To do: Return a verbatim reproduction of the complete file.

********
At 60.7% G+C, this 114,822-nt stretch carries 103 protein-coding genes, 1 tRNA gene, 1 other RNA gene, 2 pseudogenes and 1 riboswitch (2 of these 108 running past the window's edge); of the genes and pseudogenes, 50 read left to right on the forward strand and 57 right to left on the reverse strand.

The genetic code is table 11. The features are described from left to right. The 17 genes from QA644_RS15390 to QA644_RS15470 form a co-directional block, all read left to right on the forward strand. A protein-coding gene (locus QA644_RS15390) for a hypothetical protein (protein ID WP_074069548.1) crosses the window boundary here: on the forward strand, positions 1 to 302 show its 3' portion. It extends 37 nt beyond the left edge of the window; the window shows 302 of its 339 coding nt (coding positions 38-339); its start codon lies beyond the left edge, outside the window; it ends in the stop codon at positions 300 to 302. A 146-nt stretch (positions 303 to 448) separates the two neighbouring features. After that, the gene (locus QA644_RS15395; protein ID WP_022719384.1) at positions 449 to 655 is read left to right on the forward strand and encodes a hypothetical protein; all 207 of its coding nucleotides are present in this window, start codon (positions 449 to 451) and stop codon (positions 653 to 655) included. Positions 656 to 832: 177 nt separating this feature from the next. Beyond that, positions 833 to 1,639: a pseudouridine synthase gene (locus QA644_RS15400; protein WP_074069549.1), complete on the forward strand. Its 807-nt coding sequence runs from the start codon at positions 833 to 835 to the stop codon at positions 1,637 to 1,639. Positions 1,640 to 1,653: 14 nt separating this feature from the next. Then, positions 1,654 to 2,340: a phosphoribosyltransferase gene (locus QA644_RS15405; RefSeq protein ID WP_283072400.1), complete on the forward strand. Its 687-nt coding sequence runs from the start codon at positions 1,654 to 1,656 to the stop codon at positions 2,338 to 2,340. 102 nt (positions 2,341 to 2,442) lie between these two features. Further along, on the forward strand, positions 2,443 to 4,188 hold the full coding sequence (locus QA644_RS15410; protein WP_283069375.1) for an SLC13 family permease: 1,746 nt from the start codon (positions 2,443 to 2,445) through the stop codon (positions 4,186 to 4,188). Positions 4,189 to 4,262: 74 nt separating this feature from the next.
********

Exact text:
At 60.7% G+C, this 114,822-nt stretch carries 103 protein-coding genes, 1 tRNA gene, 1 other RNA gene, 2 pseudogenes and 1 riboswitch (2 of these 108 running past the window's edge); of the genes and pseudogenes, 50 read left to right on the forward strand and 57 right to left on the reverse strand.

The genetic code is table 11. The features are described from left to right. The 17 genes from QA644_RS15390 to QA644_RS15470 form a co-directional block, all read left to right on the forward strand. A protein-coding gene (locus QA644_RS15390) for a hypothetical protein (protein ID WP_074069548.1) crosses the window boundary here: on the forward strand, positions 1 to 302 show its 3' portion. It extends 37 nt beyond the left edge of the window; the window shows 302 of its 339 coding nt (coding positions 38-339); its start codon lies beyond the left edge, outside the window; it ends in the stop codon at positions 300 to 302. A 146-nt stretch (positions 303 to 448) separates the two neighbouring features. After that, the gene (locus QA644_RS15395; protein ID WP_022719384.1) at positions 449 to 655 is read left to right on the forward strand and encodes a hypothetical protein; all 207 of its coding nucleotides are present in this window, start codon (positions 449 to 451) and stop codon (positions 653 to 655) included. Positions 656 to 832: 177 nt separating this feature from the next. Beyond that, positions 833 to 1,639: a pseudouridine synthase gene (locus QA644_RS15400; protein WP_074069549.1), complete on the forward strand. Its 807-nt coding sequence runs from the start codon at positions 833 to 835 to the stop codon at positions 1,637 to 1,639. Positions 1,640 to 1,653: 14 nt separating this feature from the next. Then, positions 1,654 to 2,340: a phosphoribosyltransferase gene (locus QA644_RS15405; RefSeq protein ID WP_283072400.1), complete on the forward strand. Its 687-nt coding sequence runs from the start codon at positions 1,654 to 1,656 to the stop codon at positions 2,338 to 2,340. 102 nt (positions 2,341 to 2,442) lie between these two features. Further along, on the forward strand, positions 2,443 to 4,188 hold the full coding sequence (locus QA644_RS15410; protein WP_283069375.1) for an SLC13 family permease: 1,746 nt from the start codon (positions 2,443 to 2,445) through the stop codon (positions 4,186 to 4,188). Positions 4,189 to 4,262: 74 nt separating this feature from the next.